You Can’t Run From Life, But You Can Run For Life

Last week for Wellness Thursday I got to thinking about sweat, exercise and endorphins. Long story short, exercise releases endorphins, hormones which interact with our brains to reduce feelings of pain, and to create a positive feeling throughout the body. It’s colloquially known as “runner’s high” and is a feeling of euphoria, similar to the feeling created by morphine.

Well, I’m “on vacation” this week, and I’m getting a short, intense course on endorphins.

Ahhh, vacation, a time to slow down, rest, reflect and recharge. Maybe a time to catch up on your reading and your writing. Perhaps you’re developing a pilot course in Mirasee’s “Launch My Course“ program, and you’re a few weeks behind because you lost all of June to a deep, black depression. You can use your vacation time to catch up.

Yes, when you have vacation you have an extra 8, maybe 10 hours a day to get the backlog on your “to do” list under control. Unless, of course, you have 3 kids. Then you are, as I wrote “on vacation.”

“On vacation” is a much different time from vacation. “On vacation” is when you’re organizing and doing stuff with your family, and trying to cram your to do list into an even smaller window than during work time. This might explain why your company forced you to take a week off because you haven’t yet touched any of your 2019 vacation days. Work is less stressful than vacation is.

Now that my wife is working, for the first time since the birth of our first child, my vacation is also her vacation. And she wants to do something, to experience something, new. Every. Damned. Day. Slow down, chill, relax and recharge while I get caught up on a few things? Oh, Hell no. Gotta pack every waking moment with…something.

Fortunately, my wife is also a fitness nut. It was she, who first go me into yoga. Come to it, you can blame her for my daily ramblings, because if she hadn’t dragged me into that yoga class, way back in 2006, I would never have found myself on the path that led me here.

Thanks Honey, from my several readers.

As I was saying, my lovely and long suffering bride is also a fitness nut. She decided that we must rise every morning and run. And with the exception of today, we did. We started small, 3.4 km, and ramped up. First to 4.5 km and then to 7.4 km, which is our standard, daily run. We’re no longer adding distance, but rather working pace.

And I’ve learned a few things.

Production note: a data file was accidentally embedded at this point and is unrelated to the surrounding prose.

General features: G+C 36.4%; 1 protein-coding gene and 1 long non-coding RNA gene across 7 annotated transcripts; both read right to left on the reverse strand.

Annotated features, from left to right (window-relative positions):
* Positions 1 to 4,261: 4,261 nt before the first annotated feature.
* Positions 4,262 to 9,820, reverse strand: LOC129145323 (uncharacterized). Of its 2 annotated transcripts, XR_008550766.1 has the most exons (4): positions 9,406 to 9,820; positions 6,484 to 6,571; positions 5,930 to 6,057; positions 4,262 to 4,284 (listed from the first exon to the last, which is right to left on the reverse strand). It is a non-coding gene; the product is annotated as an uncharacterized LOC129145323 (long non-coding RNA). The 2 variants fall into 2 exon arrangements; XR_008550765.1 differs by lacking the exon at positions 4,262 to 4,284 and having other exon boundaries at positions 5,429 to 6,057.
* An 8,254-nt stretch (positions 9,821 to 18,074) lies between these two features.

• Being a foot taller gives a great advantage in pacing, but since we’re not racing, that is actually a bad thing. I’m jogging far too slowly for my joints. It’s too fast for a walk, but to slow to properly pace myself, and my knees, hip and back are taking a pounding.
  • Don’t forget your freaking glucosamine. My right knee is letting me know, in no uncertain terms, that it is unhappy. My exercise survival kit includes glucosamine, and I forgot to bring it.
  • Don’t forget your bloody knee braces. I don’t know which I miss more, the glucosamine or the braces. I could probably go a week without one or the other, but not both.
  • It’s oddly enjoyable to run with someone. I have always run alone, and running this week with my wife has been a revelation. For the first time, pretty much ever, I’m enjoying having company on my runs.
  • Runner’s high requires a much higher output than I can get with my wife; she’s too short to keep the pace I need. So I break free for the last ½ km and really open up the pace, and that is good for the endorphin kick.
  • Crappy cottage beds are not really conducive to a good night’s sleep, and a good night’s sleep is much better for running than a crappy night’s sleep.
  • Getting your sweat on from running with your bride, rather than doing Bikram Yoga with your bride is different, and yet the same. It’s a very different workout, but the point is to be exercising hard, and doing it together. All the benefits of hard exercise? I’m still getting them.

I don’t know if there’s a great, deep, abiding lesson to be learned here. Just another story to illustrate my conviction that hard, regular exercise is at the core of a healthy lifestyle, healthy relationships, and a healthy life.